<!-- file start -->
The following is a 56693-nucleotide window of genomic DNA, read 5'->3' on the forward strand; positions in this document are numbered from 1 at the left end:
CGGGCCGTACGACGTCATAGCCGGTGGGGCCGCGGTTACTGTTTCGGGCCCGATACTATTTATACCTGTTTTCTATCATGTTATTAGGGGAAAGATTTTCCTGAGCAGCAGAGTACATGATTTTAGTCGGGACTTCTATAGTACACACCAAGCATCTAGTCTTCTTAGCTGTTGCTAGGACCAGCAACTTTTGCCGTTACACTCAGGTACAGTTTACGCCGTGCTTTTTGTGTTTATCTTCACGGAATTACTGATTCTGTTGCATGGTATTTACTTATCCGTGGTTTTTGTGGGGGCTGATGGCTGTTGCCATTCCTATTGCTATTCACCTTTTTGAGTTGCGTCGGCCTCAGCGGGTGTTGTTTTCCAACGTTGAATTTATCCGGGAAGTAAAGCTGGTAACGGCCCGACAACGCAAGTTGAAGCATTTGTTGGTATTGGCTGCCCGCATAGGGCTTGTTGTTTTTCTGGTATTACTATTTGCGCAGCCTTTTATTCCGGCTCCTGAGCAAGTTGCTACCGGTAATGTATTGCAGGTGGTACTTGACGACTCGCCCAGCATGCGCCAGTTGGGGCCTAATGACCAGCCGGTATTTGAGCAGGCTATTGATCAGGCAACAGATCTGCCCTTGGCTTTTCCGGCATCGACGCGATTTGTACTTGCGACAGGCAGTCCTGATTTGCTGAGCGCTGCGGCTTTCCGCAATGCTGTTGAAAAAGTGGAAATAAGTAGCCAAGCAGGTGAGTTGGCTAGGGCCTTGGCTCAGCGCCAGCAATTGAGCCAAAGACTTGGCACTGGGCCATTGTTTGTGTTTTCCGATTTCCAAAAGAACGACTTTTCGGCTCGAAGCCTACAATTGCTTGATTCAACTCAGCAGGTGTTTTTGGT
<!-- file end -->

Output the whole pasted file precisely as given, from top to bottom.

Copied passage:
The following is a 56693-nucleotide window of genomic DNA, read 5'->3' on the forward strand; positions in this document are numbered from 1 at the left end:
CGGGCCGTACGACGTCATAGCCGGTGGGGCCGCGGTTACTGTTTCGGGCCCGATACTATTTATACCTGTTTTCTATCATGTTATTAGGGGAAAGATTTTCCTGAGCAGCAGAGTACATGATTTTAGTCGGGACTTCTATAGTACACACCAAGCATCTAGTCTTCTTAGCTGTTGCTAGGACCAGCAACTTTTGCCGTTACACTCAGGTACAGTTTACGCCGTGCTTTTTGTGTTTATCTTCACGGAATTACTGATTCTGTTGCATGGTATTTACTTATCCGTGGTTTTTGTGGGGGCTGATGGCTGTTGCCATTCCTATTGCTATTCACCTTTTTGAGTTGCGTCGGCCTCAGCGGGTGTTGTTTTCCAACGTTGAATTTATCCGGGAAGTAAAGCTGGTAACGGCCCGACAACGCAAGTTGAAGCATTTGTTGGTATTGGCTGCCCGCATAGGGCTTGTTGTTTTTCTGGTATTACTATTTGCGCAGCCTTTTATTCCGGCTCCTGAGCAAGTTGCTACCGGTAATGTATTGCAGGTGGTACTTGACGACTCGCCCAGCATGCGCCAGTTGGGGCCTAATGACCAGCCGGTATTTGAGCAGGCTATTGATCAGGCAACAGATCTGCCCTTGGCTTTTCCGGCATCGACGCGATTTGTACTTGCGACAGGCAGTCCTGATTTGCTGAGCGCTGCGGCTTTCCGCAATGCTGTTGAAAAAGTGGAAATAAGTAGCCAAGCAGGTGAGTTGGCTAGGGCCTTGGCTCAGCGCCAGCAATTGAGCCAAAGACTTGGCACTGGGCCATTGTTTGTGTTTTCCGATTTCCAAAAGAACGACTTTTCGGCTCGAAGCCTACAATTGCTTGATTCAACTCAGCAGGTGTTTTTGGT